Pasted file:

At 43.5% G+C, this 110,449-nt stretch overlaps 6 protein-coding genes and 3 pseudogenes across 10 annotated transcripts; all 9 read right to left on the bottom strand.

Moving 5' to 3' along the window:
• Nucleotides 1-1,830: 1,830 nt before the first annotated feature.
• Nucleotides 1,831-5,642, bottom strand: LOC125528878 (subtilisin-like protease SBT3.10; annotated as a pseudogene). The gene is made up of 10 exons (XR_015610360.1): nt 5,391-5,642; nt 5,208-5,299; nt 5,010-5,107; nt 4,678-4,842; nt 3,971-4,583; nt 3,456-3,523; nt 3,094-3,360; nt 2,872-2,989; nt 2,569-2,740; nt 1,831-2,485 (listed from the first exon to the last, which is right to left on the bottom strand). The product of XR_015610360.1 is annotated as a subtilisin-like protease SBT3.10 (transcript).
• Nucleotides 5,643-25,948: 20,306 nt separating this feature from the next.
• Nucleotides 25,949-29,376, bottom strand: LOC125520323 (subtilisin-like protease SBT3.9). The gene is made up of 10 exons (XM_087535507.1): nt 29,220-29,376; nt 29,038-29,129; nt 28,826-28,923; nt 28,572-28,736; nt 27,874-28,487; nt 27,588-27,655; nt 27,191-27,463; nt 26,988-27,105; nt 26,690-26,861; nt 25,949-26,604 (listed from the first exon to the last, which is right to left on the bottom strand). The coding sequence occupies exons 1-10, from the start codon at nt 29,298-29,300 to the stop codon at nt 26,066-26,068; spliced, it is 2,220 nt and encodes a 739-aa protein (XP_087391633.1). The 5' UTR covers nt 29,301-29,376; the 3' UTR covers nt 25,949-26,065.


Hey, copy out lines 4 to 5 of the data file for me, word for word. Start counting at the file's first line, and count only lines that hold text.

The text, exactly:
• Nucleotides 1,831-5,642, bottom strand: LOC125528878 (subtilisin-like protease SBT3.10; annotated as a pseudogene). The gene is made up of 10 exons (XR_015610360.1): nt 5,391-5,642; nt 5,208-5,299; nt 5,010-5,107; nt 4,678-4,842; nt 3,971-4,583; nt 3,456-3,523; nt 3,094-3,360; nt 2,872-2,989; nt 2,569-2,740; nt 1,831-2,485 (listed from the first exon to the last, which is right to left on the bottom strand). The product of XR_015610360.1 is annotated as a subtilisin-like protease SBT3.10 (transcript).
• Nucleotides 5,643-25,948: 20,306 nt separating this feature from the next.